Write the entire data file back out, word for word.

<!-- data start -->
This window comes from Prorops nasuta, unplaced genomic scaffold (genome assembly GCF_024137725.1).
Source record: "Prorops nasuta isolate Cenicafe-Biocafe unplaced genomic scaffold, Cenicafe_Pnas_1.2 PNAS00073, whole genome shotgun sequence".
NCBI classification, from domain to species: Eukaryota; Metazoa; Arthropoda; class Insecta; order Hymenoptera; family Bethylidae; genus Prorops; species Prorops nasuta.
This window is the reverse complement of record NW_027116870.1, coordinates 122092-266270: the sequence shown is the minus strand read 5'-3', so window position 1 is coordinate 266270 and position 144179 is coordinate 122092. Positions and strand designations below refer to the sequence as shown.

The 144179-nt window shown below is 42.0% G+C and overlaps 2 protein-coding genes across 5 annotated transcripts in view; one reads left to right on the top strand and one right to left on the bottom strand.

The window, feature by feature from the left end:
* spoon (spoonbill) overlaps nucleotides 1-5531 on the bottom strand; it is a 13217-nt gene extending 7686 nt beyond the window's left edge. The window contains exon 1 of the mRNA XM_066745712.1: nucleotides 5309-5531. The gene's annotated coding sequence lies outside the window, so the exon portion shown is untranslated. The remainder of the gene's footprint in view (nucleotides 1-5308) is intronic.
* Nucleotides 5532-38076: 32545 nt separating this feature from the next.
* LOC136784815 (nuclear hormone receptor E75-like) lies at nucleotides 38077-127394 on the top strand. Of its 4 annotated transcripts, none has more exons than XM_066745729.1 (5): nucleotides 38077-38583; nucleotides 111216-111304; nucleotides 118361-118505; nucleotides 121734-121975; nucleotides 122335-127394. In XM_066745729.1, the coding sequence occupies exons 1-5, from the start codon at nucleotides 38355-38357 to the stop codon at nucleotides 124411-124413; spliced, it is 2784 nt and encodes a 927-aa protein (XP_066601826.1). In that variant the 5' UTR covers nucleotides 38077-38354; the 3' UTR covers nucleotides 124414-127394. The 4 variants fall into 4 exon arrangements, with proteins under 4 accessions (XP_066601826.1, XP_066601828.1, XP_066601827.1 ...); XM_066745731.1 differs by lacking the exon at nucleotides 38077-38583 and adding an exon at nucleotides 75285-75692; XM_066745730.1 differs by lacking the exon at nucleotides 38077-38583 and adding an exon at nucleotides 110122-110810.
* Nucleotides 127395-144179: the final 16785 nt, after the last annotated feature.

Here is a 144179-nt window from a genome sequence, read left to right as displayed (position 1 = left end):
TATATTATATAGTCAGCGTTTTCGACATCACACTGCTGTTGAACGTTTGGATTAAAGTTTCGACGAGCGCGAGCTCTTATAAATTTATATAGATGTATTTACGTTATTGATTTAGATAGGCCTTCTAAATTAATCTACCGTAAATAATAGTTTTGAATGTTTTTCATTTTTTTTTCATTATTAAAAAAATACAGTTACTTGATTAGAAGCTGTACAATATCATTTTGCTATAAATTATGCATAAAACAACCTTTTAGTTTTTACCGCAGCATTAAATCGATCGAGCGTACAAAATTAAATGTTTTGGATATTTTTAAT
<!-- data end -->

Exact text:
This window comes from Prorops nasuta, unplaced genomic scaffold (genome assembly GCF_024137725.1).
Source record: "Prorops nasuta isolate Cenicafe-Biocafe unplaced genomic scaffold, Cenicafe_Pnas_1.2 PNAS00073, whole genome shotgun sequence".
NCBI classification, from domain to species: Eukaryota; Metazoa; Arthropoda; class Insecta; order Hymenoptera; family Bethylidae; genus Prorops; species Prorops nasuta.
This window is the reverse complement of record NW_027116870.1, coordinates 122092-266270: the sequence shown is the minus strand read 5'-3', so window position 1 is coordinate 266270 and position 144179 is coordinate 122092. Positions and strand designations below refer to the sequence as shown.

The 144179-nt window shown below is 42.0% G+C and overlaps 2 protein-coding genes across 5 annotated transcripts in view; one reads left to right on the top strand and one right to left on the bottom strand.

The window, feature by feature from the left end:
* spoon (spoonbill) overlaps nucleotides 1-5531 on the bottom strand; it is a 13217-nt gene extending 7686 nt beyond the window's left edge. The window contains exon 1 of the mRNA XM_066745712.1: nucleotides 5309-5531. The gene's annotated coding sequence lies outside the window, so the exon portion shown is untranslated. The remainder of the gene's footprint in view (nucleotides 1-5308) is intronic.
* Nucleotides 5532-38076: 32545 nt separating this feature from the next.
* LOC136784815 (nuclear hormone receptor E75-like) lies at nucleotides 38077-127394 on the top strand. Of its 4 annotated transcripts, none has more exons than XM_066745729.1 (5): nucleotides 38077-38583; nucleotides 111216-111304; nucleotides 118361-118505; nucleotides 121734-121975; nucleotides 122335-127394. In XM_066745729.1, the coding sequence occupies exons 1-5, from the start codon at nucleotides 38355-38357 to the stop codon at nucleotides 124411-124413; spliced, it is 2784 nt and encodes a 927-aa protein (XP_066601826.1). In that variant the 5' UTR covers nucleotides 38077-38354; the 3' UTR covers nucleotides 124414-127394. The 4 variants fall into 4 exon arrangements, with proteins under 4 accessions (XP_066601826.1, XP_066601828.1, XP_066601827.1 ...); XM_066745731.1 differs by lacking the exon at nucleotides 38077-38583 and adding an exon at nucleotides 75285-75692; XM_066745730.1 differs by lacking the exon at nucleotides 38077-38583 and adding an exon at nucleotides 110122-110810.
* Nucleotides 127395-144179: the final 16785 nt, after the last annotated feature.

Here is a 144179-nt window from a genome sequence, read left to right as displayed (position 1 = left end):
TATATTATATAGTCAGCGTTTTCGACATCACACTGCTGTTGAACGTTTGGATTAAAGTTTCGACGAGCGCGAGCTCTTATAAATTTATATAGATGTATTTACGTTATTGATTTAGATAGGCCTTCTAAATTAATCTACCGTAAATAATAGTTTTGAATGTTTTTCATTTTTTTTTCATTATTAAAAAAATACAGTTACTTGATTAGAAGCTGTACAATATCATTTTGCTATAAATTATGCATAAAACAACCTTTTAGTTTTTACCGCAGCATTAAATCGATCGAGCGTACAAAATTAAATGTTTTGGATATTTTTAAT